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Spock's Beard - Noise Floor CD (album) cover

NOISE FLOOR

Spock's Beard

 

Symphonic Prog

3.69 | 100 ratings

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patrickq
2 stars The first Spock's Beard album I've heard and the only one I own, Noise Floor has its moments, but not enough of them, in my opinion. I'm sure that some Spock's Beard fans will point out that Noise Floor isn't the place to start listening to the band's music, and this may be true. I'm somewhat familiar with Nick D'Virgilio and Neal Morse, and while D'Virgilio contributed to the album as a performer, neither of these well-known musicians had been member of Spock's Beard for years prior to Noise Floor.

While there are prog-rock embellishments throughout, Noise Floor is essentially an AOR album played by a neo-prog band. The lyrics are a plaintive/introspective mix not unlike Pearl Jam or Matchbox Twenty, and the music tends to be radio-friendly. Much of Noise Floor seems to be a slightly less metallic version of Dream Theater - - or a slightly less dramatic version of IQ. There are Rush influences and even a nod to Emerson, Lake and Palmer.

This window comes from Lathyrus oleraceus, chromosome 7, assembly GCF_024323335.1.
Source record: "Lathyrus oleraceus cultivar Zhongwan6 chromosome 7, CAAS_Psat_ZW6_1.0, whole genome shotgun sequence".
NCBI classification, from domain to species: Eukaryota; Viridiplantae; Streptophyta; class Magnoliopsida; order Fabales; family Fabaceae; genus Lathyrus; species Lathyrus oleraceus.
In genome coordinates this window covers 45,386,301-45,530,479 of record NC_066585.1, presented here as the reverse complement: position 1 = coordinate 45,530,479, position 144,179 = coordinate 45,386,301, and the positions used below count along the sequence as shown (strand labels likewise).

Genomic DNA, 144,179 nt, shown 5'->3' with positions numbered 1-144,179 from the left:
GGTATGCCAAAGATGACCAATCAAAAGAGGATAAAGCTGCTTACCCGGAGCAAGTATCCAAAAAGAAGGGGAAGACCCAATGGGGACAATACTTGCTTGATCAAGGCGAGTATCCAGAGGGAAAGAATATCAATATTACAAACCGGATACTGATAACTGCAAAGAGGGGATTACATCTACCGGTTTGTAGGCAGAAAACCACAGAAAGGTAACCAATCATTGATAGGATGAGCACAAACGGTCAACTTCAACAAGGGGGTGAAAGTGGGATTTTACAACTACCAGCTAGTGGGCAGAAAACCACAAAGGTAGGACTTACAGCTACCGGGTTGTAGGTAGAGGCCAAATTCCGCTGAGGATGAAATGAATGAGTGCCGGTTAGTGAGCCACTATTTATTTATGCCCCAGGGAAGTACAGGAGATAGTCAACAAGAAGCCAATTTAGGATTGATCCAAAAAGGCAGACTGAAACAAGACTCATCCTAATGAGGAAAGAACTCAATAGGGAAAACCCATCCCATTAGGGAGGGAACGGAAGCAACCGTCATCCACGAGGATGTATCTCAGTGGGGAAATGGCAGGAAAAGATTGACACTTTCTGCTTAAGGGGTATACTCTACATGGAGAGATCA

If Noise Floor is in fact an AOR album played by a neo-prog band, that's not necessarily a bad thing. The issue to me isn't the style but the substance. Beyond the opener, "To Breathe Another Day," and some passages on a few other tracks, the songs aren't especially inspired. Some feel formulaic. Along the same lines, the playing is good - - very good, actually - - but in places it comes across as clinical. There are no bad songs (I'm including the canonical eight songs as well as the four "Cutting Room Floor" tracks), but that's probably because the band didn't take many chances with this album. Unfortunately, while repeated listens did reveal interesting performance details, they didn't deepen my understanding of the album.

So, nothing too special. If you're looking for recent neo-symphonic albums, I suggest Wobbler's Rites at Dawn (2011) and Blomljud by Moon Safari (2008).

patrickq | 2/5 |

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